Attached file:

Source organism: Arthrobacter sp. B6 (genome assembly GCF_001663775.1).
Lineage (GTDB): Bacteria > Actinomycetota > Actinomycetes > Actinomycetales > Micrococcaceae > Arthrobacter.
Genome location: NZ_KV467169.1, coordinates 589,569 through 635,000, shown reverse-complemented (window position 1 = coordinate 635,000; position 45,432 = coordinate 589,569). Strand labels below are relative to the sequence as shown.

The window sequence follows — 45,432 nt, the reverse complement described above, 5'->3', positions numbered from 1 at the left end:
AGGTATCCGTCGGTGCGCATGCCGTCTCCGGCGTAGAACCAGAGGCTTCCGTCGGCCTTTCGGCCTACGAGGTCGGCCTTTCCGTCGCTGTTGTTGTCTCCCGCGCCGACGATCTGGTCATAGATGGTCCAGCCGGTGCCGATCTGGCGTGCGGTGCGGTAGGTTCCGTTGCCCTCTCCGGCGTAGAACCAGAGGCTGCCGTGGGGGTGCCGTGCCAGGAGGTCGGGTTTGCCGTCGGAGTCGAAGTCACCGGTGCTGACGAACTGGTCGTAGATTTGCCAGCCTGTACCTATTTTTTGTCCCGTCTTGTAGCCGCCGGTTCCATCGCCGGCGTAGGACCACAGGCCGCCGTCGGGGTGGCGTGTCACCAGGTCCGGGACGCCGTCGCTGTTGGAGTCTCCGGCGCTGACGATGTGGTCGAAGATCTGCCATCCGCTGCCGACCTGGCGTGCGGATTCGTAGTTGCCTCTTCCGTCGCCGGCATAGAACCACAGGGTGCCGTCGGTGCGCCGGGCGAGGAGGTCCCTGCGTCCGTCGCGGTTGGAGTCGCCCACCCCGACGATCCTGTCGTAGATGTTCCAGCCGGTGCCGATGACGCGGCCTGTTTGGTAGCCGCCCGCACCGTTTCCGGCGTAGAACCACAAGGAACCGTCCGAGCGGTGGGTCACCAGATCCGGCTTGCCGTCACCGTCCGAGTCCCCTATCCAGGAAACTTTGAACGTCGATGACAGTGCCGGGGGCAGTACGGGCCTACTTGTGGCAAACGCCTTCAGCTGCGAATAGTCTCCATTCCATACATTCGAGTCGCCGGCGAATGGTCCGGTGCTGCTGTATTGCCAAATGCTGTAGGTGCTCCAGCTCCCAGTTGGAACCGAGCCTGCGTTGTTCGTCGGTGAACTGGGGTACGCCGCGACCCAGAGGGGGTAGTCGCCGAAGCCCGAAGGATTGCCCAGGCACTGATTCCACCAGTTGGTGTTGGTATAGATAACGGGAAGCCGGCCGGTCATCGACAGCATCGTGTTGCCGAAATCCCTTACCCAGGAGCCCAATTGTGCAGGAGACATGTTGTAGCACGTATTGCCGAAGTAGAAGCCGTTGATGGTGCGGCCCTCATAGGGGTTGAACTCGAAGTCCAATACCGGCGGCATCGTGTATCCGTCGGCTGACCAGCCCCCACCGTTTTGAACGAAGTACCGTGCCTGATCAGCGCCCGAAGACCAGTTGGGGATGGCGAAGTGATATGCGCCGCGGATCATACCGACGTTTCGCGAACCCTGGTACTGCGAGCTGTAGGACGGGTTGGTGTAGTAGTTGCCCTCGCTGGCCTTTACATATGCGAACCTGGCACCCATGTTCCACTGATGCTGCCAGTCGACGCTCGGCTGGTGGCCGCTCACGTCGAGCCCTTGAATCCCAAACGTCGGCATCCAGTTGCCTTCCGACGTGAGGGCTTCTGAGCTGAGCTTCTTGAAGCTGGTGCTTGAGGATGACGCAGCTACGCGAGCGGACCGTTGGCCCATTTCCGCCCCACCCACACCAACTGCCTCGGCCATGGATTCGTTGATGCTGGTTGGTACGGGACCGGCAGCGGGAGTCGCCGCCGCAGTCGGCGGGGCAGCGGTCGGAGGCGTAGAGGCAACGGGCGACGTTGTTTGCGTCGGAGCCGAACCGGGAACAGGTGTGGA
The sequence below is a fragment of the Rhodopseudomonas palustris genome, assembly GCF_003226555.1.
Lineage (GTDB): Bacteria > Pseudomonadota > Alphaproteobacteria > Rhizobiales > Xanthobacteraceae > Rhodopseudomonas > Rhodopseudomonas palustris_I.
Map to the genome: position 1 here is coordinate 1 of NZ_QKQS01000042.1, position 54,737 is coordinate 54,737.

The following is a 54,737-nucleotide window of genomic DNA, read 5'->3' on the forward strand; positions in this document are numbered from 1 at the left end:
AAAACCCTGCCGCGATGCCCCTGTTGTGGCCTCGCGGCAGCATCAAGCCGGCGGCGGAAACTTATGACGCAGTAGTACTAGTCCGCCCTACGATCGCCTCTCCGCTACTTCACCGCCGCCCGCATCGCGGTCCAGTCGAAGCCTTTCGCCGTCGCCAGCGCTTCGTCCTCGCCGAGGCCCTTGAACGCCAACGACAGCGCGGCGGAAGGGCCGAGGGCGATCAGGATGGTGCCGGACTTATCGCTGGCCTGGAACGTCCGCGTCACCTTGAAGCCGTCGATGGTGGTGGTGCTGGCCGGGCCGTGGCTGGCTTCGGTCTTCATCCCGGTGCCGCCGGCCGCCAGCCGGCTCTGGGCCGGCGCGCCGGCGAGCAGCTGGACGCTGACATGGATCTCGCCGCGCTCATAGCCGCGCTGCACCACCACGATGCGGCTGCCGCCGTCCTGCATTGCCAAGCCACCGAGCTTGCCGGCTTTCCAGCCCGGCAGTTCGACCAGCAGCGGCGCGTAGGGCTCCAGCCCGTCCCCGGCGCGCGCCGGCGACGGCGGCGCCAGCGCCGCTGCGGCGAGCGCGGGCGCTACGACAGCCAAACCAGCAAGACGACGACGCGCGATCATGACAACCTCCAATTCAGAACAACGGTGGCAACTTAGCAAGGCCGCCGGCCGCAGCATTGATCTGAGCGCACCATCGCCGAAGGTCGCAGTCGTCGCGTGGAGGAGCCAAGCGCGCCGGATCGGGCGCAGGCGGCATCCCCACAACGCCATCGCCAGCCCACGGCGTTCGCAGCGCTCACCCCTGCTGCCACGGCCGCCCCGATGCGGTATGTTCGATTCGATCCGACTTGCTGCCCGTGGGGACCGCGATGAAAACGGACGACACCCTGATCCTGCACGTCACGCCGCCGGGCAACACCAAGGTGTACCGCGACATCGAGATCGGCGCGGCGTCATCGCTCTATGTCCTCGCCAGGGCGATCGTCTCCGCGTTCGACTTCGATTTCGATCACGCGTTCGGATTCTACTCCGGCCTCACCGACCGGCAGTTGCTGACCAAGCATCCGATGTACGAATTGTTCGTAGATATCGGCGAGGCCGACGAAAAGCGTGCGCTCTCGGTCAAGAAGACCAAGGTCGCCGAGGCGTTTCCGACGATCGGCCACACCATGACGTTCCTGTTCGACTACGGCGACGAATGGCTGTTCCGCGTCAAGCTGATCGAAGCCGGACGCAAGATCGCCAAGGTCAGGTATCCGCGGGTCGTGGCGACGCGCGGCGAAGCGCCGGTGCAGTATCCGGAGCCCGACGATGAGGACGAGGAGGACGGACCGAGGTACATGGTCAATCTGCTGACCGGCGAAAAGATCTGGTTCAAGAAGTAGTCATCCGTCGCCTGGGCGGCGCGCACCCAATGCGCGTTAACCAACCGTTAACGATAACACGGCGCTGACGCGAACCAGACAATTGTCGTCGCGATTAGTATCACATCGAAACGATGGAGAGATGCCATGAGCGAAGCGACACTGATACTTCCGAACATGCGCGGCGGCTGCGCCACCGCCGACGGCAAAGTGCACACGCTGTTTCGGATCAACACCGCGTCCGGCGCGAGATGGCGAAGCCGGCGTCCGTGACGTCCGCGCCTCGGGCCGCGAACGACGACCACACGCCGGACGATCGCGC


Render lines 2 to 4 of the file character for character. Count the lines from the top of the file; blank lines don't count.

Lineage (GTDB): Bacteria > Actinomycetota > Actinomycetes > Actinomycetales > Micrococcaceae > Arthrobacter.
Genome location: NZ_KV467169.1, coordinates 589,569 through 635,000, shown reverse-complemented (window position 1 = coordinate 635,000; position 45,432 = coordinate 589,569). Strand labels below are relative to the sequence as shown.

The window sequence follows — 45,432 nt, the reverse complement described above, 5'->3', positions numbered from 1 at the left end: